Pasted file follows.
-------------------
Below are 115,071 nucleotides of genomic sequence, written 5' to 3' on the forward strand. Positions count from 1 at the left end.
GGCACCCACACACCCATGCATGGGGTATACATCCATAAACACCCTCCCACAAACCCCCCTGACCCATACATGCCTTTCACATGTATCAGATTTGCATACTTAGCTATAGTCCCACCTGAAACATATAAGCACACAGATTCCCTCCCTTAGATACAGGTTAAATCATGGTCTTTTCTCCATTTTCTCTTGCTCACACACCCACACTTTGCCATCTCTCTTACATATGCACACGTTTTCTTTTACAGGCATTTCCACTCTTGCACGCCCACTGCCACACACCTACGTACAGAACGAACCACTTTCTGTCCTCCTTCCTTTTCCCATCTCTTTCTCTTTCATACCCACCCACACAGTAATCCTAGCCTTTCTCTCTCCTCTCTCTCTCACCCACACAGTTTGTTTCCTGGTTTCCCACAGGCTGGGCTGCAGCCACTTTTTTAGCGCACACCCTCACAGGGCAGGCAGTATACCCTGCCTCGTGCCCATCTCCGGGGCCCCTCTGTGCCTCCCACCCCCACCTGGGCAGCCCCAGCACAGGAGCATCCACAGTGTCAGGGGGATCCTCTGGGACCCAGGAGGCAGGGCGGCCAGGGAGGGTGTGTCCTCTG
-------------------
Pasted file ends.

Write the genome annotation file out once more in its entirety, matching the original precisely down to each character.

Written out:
Below are 115,071 nucleotides of genomic sequence, written 5' to 3' on the forward strand. Positions count from 1 at the left end.
GGCACCCACACACCCATGCATGGGGTATACATCCATAAACACCCTCCCACAAACCCCCCTGACCCATACATGCCTTTCACATGTATCAGATTTGCATACTTAGCTATAGTCCCACCTGAAACATATAAGCACACAGATTCCCTCCCTTAGATACAGGTTAAATCATGGTCTTTTCTCCATTTTCTCTTGCTCACACACCCACACTTTGCCATCTCTCTTACATATGCACACGTTTTCTTTTACAGGCATTTCCACTCTTGCACGCCCACTGCCACACACCTACGTACAGAACGAACCACTTTCTGTCCTCCTTCCTTTTCCCATCTCTTTCTCTTTCATACCCACCCACACAGTAATCCTAGCCTTTCTCTCTCCTCTCTCTCTCACCCACACAGTTTGTTTCCTGGTTTCCCACAGGCTGGGCTGCAGCCACTTTTTTAGCGCACACCCTCACAGGGCAGGCAGTATACCCTGCCTCGTGCCCATCTCCGGGGCCCCTCTGTGCCTCCCACCCCCACCTGGGCAGCCCCAGCACAGGAGCATCCACAGTGTCAGGGGGATCCTCTGGGACCCAGGAGGCAGGGCGGCCAGGGAGGGTGTGTCCTCTG